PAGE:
Peaches Seeks Sexual Equality On New Disc

Excerpted from the magazine for

With only one album under her faux-leather white belt -- "The Teaches of Peaches" -- novel performer Peaches has given new meaning to the phrase "women in rock."

Salacious tracks like "F*** the Pain Away" and "Set It Off" blur the line between male and female, angering some and delighting others. In her own way, Peaches is simply leveling the playing field between the sexes.

"I'm just trying to be inclusive," says the Canadian artist who now calls Berlin home. "Some people find it angry or vindictive, as if I'm against males. But that happens a lot with my music. Artists like Busta Rhymes and 50 Cent get away with so much more lyrically without being questioned. But because I'm a woman, there's that double standard."

Her new album, "Fatherf***er," continues to smudge the borders between male and female sexuality -- as well as electro-hued dance beats and punk-inflected rock.

Due Sept. 23 from XL Recordings/Beggars Group (one day earlier internationally), the enhanced CD is home to Joan Jett references ("I Don't Give A ... "), collaborations with Iggy Pop ("Kick It") and fellow Canadian ex-patriot Taylor Savvy ("Stuff Me Up") and tales of equality ("Shake Yer Dix," "I U She").

Peaches is quick to point out that she does not want to offend just for the sake of offending. "For me, it's about the music. The music must first be good. Then I can offend, make people think and make them dance."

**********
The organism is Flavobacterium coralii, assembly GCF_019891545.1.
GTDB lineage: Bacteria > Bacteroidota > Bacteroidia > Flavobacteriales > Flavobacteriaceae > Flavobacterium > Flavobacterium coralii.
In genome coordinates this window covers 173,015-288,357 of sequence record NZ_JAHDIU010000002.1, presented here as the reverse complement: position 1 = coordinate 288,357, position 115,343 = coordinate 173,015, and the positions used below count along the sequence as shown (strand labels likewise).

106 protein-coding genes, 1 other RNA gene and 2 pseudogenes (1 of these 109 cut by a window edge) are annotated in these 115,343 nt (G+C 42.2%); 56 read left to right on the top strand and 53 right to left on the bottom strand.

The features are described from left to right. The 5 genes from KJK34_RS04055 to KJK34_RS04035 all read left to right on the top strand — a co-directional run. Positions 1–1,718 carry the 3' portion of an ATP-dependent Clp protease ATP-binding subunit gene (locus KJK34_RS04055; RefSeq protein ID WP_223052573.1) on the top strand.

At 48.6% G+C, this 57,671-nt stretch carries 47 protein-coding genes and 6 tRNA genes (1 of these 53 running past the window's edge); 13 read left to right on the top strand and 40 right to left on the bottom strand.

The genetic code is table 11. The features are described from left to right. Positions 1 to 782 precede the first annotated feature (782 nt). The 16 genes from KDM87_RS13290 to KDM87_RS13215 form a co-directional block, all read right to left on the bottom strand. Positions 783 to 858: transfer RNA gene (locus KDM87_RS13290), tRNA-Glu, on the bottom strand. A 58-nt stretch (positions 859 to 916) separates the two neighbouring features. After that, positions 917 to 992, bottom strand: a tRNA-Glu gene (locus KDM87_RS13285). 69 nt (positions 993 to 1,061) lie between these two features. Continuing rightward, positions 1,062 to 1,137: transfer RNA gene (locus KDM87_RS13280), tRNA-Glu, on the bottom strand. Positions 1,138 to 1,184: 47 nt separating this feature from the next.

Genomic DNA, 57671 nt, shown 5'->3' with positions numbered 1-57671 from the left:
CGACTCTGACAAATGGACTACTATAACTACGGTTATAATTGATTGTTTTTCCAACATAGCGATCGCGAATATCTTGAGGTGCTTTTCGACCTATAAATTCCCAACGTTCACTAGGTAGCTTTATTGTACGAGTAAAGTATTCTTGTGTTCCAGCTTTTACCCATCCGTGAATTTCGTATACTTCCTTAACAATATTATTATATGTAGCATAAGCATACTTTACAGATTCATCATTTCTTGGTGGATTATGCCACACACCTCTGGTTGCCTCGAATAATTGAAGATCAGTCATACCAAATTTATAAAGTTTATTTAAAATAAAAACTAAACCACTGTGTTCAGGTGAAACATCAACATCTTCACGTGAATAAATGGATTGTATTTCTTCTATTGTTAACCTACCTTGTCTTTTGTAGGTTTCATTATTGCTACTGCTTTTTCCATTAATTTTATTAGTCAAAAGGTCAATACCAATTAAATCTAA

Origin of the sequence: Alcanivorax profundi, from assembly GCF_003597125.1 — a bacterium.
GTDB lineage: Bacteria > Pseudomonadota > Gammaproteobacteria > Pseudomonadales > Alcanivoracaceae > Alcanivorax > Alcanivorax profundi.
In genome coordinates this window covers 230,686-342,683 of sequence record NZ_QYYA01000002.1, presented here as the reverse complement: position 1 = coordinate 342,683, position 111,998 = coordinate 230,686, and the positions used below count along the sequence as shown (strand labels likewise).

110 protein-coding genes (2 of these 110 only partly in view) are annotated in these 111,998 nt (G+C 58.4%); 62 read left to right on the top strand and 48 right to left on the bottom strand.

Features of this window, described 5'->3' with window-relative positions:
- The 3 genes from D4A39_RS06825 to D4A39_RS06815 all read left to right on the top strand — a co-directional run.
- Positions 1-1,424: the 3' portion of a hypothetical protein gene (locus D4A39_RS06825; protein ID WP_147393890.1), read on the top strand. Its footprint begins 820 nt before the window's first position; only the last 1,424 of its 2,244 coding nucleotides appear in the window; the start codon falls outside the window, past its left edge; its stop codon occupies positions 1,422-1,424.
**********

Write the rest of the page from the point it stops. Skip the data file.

"She started as a home-grown project with some schtick," notes Matt Harmon, VP of marketing at Beggars Group U.S. "But in the last couple of years, she has grown into an artist."

During that period, Peaches has toured the world with a diverse cross-section of acts, from Queens Of The Stone Age and the White Stripes to Bjoörk and Chicks On Speed. Thus, she has courted the rock, pop-electronic and electroclash communities.

Looking forward to her upcoming three-week headlining tour, which commences Oct. 1 in Washington, D.C., Peaches explains what it feels like for a girl to play live.

"People think when I'm playing live it's all about my machismo. But it's just me giving 200%. I can't do it any other way. Joan Jett also scared people. So did Pat Benatar in her own way. And let's get one thing straight: I love Pat and Joan."

Excerpted from the Sept. 6, 2003, issue of Billboard. The full original text of the article is available in the Premium Services section.

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